For over a decade now, New York band Battles has been amassing a loyal, eclectic fanbase with their experimental-math-rock-meets-techno sound. Then there was the three-year hiatus, when work was underway on a new album. The good news is, the band is back and this weekend they’re in Portland for the outdoor extravaganza that is MusicFestNW. We recently caught up with Battles’ guitarist, keyboardist and founding member Ian Williams to pick his brain about their new instrumental album and upcoming Portland performance—and in the process learned what organic chicken has to do with music.
Your upcoming album La Di Da Di is purely instrumental. What are some of the trade-offs when making an album without accompanying vocals?
I think there’s some people who probably like it way more because it’s instrumental, and they don’t like Battles trying to position itself as somewhat of a pop band. And then there are others who might casually take a listen to us and they want the catchy hit, and if there’s no catchy hit then they don’t care about us and they’re going to move on. We probably lose people like that, but in terms of what you gain and you lose it probably fires up our base a little bit more. Everywhere and every step you take there’s a pro and a con. The con is that you’re not in the place you were before, but the pro is that you’re somewhere new.
You’ll be playing at MusicFestNW on Saturday. Does the lack of vocals affect the flow of a live performance?
No, because for a band like us, and even the songs we had that had vocals, the vocals were always considered a little bit more of an instrument. There’s some cheesy idea that your uncle who doesn’t know shit about music would say something like, “When the instruments are playing, well that’s not the song, that’s not the music. The music’s not until Frankie Valli starts singing.” There is this old fashioned idea like that, but to us the singing has always been a little bit more of an instrument. It could be a guitar, a keyboard, or a human. And we’ve never been into the idea of a front man anyway. It’s always been about the collective, it’s always about the group playing together. I think music fans appreciate that, whereas the casual, whimsical consumer of pop culture might not get it as much.
Do you have anything special arranged for MusicFestNW?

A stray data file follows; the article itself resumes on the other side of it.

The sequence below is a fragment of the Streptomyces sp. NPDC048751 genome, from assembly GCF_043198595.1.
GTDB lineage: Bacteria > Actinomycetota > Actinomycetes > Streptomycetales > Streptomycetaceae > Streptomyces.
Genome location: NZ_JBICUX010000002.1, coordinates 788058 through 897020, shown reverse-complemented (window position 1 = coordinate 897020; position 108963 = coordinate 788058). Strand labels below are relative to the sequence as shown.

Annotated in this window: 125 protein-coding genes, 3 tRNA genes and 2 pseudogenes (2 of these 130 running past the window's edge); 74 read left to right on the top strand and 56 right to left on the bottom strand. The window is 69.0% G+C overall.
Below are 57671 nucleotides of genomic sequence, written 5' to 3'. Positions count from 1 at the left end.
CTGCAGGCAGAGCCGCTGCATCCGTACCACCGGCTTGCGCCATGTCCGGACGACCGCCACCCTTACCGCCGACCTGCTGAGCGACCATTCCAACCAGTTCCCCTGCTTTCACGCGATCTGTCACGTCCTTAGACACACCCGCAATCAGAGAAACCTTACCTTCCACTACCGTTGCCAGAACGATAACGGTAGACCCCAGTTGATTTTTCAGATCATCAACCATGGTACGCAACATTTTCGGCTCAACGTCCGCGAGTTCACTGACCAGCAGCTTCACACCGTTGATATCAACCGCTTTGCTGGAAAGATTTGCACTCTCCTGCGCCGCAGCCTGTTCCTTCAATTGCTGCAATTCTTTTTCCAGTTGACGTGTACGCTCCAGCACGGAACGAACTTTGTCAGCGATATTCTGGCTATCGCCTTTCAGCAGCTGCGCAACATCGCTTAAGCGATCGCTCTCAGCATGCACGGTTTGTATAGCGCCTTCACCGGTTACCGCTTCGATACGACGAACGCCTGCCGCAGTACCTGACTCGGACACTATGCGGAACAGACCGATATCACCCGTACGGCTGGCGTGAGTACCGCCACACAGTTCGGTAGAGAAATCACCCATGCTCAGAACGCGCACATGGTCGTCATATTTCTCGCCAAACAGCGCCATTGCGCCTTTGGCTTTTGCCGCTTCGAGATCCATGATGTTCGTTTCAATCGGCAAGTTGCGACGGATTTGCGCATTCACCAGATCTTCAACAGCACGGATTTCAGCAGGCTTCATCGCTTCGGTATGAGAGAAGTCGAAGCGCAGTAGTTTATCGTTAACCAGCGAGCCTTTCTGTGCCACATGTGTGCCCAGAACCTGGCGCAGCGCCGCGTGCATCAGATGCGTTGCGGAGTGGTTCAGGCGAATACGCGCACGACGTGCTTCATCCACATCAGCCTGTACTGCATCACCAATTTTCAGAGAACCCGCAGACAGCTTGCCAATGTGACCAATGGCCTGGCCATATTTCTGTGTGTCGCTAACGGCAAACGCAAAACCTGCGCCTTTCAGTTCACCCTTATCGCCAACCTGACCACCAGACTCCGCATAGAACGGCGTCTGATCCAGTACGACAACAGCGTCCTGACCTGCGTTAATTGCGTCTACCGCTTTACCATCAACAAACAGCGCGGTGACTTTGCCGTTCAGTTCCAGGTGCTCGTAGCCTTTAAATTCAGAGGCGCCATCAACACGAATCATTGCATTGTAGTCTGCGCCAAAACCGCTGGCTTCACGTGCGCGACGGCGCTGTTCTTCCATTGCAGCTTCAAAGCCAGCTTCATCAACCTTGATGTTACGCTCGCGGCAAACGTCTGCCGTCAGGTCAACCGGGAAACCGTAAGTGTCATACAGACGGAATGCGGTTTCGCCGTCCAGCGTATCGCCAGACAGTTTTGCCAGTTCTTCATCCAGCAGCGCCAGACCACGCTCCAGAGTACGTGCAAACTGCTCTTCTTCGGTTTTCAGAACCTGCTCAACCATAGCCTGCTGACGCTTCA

We’re just sort of honing our upcoming record, so that’s what we’re still working on. Smoothing it out and making it sound as good as it can. This will be our first show in the United States since 2012, except for the fact that the night before we will have played in New York City. So, we play in New York and then fly to Portland and play. So, I guess I should say it will be our second. It will still be pretty fresh!
Are there any bands in Portland you’ve been following?
Man, I’m not hip enough. I’m not. I have totally fallen off. But I’m getting back. This is my comeback year. I’m going to find out about all the cool stuff. I kind of disappeared for about a year or so, which also involved making a record. So, I sort of fell off, but I’m going to ride that bike again and find out who the kings of Portland are.
What can you tell me about the heavy use of food for La Di Da Di’s cover art?
So, it’s a combination of food, and we make a combination of music. The front cover is food, but the back cover is all of those ingredients that have been put into a blender. It’s the paste. You can read into that it and say that the music is one part this instrument and one part that instrument and that it all goes together, if you’d like.
Several of your tracks have appeared in on game and movie soundtracks. Do you embrace the technology of other mediums as a way of disseminating your music?
I feel like it’s healthy not to be too precious about the display of your music. I’m sort of into the idea of something being available. It’s not necessarily a sacred object, it’s something that could be consumed, something that should be on the shelves of a supermarket. Like, it should be chewing gum. Even if it’s rather obscure music that’s not commercially friendly, I think that you have a duty to make it as commercially available as it can be. Any limitations on success should come from the fact that it’s simply hard to listen to, you know, because it’s too insane or too avant garde for people. I feel like it’s a moral responsibility to take it to the belly of the beast as much as you can, because that actually lets more people hear it. And I’m more interested in simply music, the form of music, and whether it’s good or not, and not so much the sacredness of whether or not the chicken is organic.
For more on the making of La Di Da Di, watch this short documentary by Ableton:
Battles plays MusicFestNW on Saturday August 22.